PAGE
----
International author rallies Scotland behind Basic Income revolution
Campaigners gather to plan an overhaul of the welfare and work system in Scotland
Academics, economists, charities and campaigners will state that a basic income is the best way for Scotland to deal with its issues of unemployment, poverty and work/life balance.
Professor Guy Standing, co-founder of the Basic Income (BI) Earth Network and internationally renowned author will set out his stall for why BI would improve standards of living in Scotland.
At a conference on [Saturday 26th November] a new Scottish Organisation, Citizen’s Basic Income Network Scotland (CBINS) will launch itself promoting the idea of Basic Income (BI) in Scotland.
Time for a Basic Income in Scotland?
A spokesperson from the CBINS said: “We are particularly pleased to have working with us, Professor Guy Standing, co-founder of the Basic Income Earth Network and internationally debated author of ground breaking books on work, security and the economy. Having spoken in Scotland several times in recent years, he is well placed to help us tailor BI to the Scottish context.”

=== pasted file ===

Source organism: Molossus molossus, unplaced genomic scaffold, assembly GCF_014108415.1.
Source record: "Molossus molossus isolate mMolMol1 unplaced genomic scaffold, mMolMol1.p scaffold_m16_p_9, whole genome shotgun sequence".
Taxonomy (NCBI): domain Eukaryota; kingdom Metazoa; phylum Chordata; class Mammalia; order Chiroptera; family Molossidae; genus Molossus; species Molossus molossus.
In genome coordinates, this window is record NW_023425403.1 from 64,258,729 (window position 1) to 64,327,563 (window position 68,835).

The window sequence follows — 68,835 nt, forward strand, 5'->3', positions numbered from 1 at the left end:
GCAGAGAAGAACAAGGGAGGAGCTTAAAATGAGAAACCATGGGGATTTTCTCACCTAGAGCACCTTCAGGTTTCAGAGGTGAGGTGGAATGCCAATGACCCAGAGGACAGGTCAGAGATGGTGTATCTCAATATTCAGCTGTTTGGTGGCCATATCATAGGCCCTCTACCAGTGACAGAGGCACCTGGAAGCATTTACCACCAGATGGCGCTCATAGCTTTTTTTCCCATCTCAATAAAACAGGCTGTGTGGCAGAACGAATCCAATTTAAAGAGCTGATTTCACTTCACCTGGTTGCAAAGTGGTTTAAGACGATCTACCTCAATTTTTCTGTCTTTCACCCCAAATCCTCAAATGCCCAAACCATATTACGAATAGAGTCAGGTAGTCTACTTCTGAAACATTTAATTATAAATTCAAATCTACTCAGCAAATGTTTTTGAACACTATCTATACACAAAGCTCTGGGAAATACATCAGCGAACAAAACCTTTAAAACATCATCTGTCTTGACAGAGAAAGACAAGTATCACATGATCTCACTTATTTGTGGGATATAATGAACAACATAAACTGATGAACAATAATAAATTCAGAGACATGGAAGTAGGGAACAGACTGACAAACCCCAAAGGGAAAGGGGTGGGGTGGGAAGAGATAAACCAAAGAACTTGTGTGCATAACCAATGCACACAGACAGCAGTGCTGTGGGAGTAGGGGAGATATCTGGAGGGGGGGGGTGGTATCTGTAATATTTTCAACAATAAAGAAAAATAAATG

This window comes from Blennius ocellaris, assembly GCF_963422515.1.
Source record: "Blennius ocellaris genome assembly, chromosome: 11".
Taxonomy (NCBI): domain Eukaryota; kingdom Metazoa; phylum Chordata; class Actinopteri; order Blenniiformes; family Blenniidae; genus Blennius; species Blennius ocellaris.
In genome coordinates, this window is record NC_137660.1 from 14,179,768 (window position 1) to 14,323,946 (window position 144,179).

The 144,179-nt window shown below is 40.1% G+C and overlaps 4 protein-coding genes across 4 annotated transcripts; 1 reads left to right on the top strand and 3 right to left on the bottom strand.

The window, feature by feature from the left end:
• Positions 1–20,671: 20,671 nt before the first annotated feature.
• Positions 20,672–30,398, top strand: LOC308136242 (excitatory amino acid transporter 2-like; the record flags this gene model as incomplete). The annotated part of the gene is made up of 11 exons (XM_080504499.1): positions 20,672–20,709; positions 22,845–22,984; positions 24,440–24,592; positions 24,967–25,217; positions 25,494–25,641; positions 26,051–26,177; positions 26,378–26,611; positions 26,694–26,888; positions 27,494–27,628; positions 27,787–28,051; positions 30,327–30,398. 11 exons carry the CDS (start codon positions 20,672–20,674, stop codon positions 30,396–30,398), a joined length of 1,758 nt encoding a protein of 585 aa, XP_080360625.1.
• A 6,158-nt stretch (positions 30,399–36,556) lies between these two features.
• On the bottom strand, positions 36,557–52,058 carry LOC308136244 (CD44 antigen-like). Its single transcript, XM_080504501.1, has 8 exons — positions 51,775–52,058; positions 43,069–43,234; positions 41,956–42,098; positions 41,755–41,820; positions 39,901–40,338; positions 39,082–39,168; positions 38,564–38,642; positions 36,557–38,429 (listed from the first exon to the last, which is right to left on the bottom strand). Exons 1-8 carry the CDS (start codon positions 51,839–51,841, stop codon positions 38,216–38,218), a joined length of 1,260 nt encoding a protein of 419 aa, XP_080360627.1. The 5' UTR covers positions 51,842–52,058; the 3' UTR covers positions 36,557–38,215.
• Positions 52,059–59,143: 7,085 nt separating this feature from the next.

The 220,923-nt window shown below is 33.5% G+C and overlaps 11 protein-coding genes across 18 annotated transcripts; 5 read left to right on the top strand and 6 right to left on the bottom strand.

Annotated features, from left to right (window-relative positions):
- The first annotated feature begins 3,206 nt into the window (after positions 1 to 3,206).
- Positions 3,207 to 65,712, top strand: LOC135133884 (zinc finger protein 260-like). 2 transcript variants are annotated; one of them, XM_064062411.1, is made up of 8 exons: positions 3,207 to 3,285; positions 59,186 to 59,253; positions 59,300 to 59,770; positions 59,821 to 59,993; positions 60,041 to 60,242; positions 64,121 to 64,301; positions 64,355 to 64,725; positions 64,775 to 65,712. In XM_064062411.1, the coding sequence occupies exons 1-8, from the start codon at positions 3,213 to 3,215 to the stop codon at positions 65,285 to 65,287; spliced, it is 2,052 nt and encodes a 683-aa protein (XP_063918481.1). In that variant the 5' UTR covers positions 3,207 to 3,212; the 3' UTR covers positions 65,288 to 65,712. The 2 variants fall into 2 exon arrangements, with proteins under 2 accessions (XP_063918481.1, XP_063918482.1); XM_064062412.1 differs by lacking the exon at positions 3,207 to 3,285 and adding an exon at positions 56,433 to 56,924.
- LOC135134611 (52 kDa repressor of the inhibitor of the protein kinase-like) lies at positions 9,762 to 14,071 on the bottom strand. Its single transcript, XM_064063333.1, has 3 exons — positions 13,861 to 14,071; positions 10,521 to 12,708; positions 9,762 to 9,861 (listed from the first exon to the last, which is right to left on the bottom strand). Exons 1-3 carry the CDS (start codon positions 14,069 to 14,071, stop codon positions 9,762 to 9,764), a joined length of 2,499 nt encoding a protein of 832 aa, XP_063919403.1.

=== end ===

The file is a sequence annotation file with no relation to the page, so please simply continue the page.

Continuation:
The conference called ‘Time for a Basic Income in Scotland’ will be at the Pearce Institute in Govan, Glasgow, and is co-sponsored by the Royal Society for the encouragement of Arts, Manufactures and Commerce (RSA), GalGael, the Centre for Human Ecology and Govan Folk University. It will begin at 10am and run until 3.15pm.
Through workshops and panel discussions the organisers hope to explore practical ways in which BI could increase economic and social inclusion, improve individual work/life balance and societal wellbeing.
Ben Simmons: Would you quit your job for £13,000 a year?
Ben Simmons, a trustee for CBINS told CommonSpace that: “We are excited to begin the groundwork of establishing a network of Citizen’s Basic Income advocates across Scotland, and we hope that through our discussions and workshops on the day we can start to harness Scotland’s passion for a more equal society.”
The event also follows the release of the highly acclaimed film ‘I, Daniel Blake’ which looked at the human costs of austerity under the current string of welfare cuts by the UK Government.